I’d just like you to consider writing in your journal about it today or jotting down a few ideas. If you’d like, use the comment section below. Process this question out loud in the space below. I’d love to strike up a conversation with you about this.

Happy New Year!

Questions: Pick any of these questions above…how can answering these questions help you develop a greater creative focus in 2013?

I’d love your comments and questions.

 

Please note: I reserve the right to delete comments that are offensive, snarky or off-topic.

  • Joey O’Connor

    My creative focus for 2013 is to intentionally do more by doing less. My focus is increasing the time I spend studying the craft of screenwriting while, at the same time, carving out more time to write. I also plan to start painting more, which I haven’t done for the past couple years. The biggest hindrance to my writing schedule is saying “Yes” to too many meetings. Going to practice saying “No” more often.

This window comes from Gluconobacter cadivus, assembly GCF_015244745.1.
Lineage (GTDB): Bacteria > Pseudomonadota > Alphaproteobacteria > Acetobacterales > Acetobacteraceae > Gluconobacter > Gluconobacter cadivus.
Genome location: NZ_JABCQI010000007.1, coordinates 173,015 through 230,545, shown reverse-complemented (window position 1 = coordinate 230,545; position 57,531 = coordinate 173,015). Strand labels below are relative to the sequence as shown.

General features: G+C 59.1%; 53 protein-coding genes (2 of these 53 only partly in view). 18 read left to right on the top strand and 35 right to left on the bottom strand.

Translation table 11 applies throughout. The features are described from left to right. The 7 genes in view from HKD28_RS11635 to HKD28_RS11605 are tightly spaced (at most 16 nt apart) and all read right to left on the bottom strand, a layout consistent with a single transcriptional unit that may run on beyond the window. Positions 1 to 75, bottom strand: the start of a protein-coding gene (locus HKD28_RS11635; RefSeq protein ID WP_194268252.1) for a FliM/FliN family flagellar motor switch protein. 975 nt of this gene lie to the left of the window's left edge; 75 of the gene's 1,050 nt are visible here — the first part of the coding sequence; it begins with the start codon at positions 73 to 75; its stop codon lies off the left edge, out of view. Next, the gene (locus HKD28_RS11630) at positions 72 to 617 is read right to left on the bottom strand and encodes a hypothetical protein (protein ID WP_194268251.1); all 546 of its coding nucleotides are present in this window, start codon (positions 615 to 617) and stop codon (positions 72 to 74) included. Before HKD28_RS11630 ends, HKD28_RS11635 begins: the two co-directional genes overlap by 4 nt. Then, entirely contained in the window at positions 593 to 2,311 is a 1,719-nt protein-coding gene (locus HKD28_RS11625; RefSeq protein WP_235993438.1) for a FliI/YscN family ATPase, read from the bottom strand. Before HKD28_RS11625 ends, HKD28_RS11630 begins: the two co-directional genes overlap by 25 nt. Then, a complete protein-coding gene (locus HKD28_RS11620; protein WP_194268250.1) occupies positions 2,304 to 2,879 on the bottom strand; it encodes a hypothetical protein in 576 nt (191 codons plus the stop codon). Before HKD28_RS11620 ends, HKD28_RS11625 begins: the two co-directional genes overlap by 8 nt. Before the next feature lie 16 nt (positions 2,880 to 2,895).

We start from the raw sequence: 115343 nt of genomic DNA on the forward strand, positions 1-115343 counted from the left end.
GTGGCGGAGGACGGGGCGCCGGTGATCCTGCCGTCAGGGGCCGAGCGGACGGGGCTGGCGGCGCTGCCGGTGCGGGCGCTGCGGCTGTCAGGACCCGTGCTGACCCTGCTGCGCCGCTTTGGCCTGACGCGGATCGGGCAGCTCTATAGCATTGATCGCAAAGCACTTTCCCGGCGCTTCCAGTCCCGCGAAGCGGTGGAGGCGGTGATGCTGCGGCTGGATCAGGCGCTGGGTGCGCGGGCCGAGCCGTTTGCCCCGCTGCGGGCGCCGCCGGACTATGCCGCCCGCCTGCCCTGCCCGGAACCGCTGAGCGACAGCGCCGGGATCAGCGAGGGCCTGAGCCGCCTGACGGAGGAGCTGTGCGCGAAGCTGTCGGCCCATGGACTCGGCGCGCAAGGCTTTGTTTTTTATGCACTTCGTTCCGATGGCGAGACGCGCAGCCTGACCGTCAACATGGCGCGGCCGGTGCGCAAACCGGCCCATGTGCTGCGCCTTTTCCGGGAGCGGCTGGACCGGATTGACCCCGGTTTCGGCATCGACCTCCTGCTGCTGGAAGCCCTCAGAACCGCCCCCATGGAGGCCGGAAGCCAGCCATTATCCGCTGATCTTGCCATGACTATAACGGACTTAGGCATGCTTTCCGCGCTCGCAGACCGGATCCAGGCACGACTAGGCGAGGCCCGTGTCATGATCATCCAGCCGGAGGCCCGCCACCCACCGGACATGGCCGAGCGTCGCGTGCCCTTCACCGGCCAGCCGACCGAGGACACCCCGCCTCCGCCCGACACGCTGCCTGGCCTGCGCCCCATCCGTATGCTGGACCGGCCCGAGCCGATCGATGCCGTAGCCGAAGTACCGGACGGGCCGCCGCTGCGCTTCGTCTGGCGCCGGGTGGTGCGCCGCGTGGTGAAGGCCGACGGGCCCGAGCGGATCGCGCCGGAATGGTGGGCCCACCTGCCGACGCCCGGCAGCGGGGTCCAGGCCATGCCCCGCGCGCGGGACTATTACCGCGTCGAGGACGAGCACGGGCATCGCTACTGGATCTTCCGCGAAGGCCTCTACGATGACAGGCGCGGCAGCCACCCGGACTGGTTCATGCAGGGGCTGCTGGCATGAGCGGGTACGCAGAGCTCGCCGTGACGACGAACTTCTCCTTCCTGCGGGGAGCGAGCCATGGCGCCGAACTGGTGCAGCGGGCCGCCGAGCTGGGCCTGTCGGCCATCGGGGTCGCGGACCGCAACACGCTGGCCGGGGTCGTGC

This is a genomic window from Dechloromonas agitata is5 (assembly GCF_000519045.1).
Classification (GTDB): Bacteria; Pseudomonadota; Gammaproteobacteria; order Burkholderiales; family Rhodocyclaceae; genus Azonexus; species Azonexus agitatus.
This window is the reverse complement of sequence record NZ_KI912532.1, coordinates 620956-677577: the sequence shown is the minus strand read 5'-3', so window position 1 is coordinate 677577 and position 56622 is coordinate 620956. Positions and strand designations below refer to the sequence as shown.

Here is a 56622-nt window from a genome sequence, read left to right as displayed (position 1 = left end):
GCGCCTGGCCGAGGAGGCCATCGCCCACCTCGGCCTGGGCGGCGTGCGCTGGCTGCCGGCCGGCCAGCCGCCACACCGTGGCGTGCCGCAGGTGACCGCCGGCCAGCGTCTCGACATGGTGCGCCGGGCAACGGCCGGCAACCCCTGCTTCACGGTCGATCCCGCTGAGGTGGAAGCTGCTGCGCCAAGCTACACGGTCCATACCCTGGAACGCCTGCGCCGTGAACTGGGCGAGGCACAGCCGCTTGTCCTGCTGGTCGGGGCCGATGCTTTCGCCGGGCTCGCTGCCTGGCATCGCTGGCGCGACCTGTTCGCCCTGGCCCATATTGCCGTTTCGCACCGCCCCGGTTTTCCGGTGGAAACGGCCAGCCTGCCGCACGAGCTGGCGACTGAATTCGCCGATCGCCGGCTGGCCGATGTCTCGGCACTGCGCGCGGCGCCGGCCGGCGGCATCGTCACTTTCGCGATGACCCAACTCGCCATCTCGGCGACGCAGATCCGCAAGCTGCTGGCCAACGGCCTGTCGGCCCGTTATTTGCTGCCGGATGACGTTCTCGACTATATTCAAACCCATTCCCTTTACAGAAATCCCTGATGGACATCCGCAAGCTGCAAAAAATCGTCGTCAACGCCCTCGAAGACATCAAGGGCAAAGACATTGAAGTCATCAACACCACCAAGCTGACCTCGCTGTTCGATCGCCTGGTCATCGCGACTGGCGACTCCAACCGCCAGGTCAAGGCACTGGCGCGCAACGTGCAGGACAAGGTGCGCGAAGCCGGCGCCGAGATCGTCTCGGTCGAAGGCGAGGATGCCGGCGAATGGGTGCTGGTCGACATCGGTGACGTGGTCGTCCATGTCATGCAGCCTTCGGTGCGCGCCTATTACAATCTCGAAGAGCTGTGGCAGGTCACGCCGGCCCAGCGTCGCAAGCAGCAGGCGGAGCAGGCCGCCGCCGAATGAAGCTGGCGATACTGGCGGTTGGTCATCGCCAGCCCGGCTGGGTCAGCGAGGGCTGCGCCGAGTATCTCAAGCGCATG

• deborah

    I can paint and create in the glouris presence of God all day. When it comes to getting my work out and marketing I just want to crawl under a rock. Then I get frustrated cause I am not selling. Kind of a crazy cycle. I have even told myself you are not allow to make any more art until you sell some work . Never works cause the pull to go into my studio is very strong. Crazy Artist after Gods Heart. Deborah

    • Joey O’Connor

      Many artists struggle with marketing their art. Yes, it can be a crazy maker. Finding a balance between trying to sell your art and making it is a challenge, but I would always lean towards creating more art. There’s simply so many things to be gained from it. What the world needs is more original art from artists who are focused on improving their craft versus more commercial art that is replicated again and again.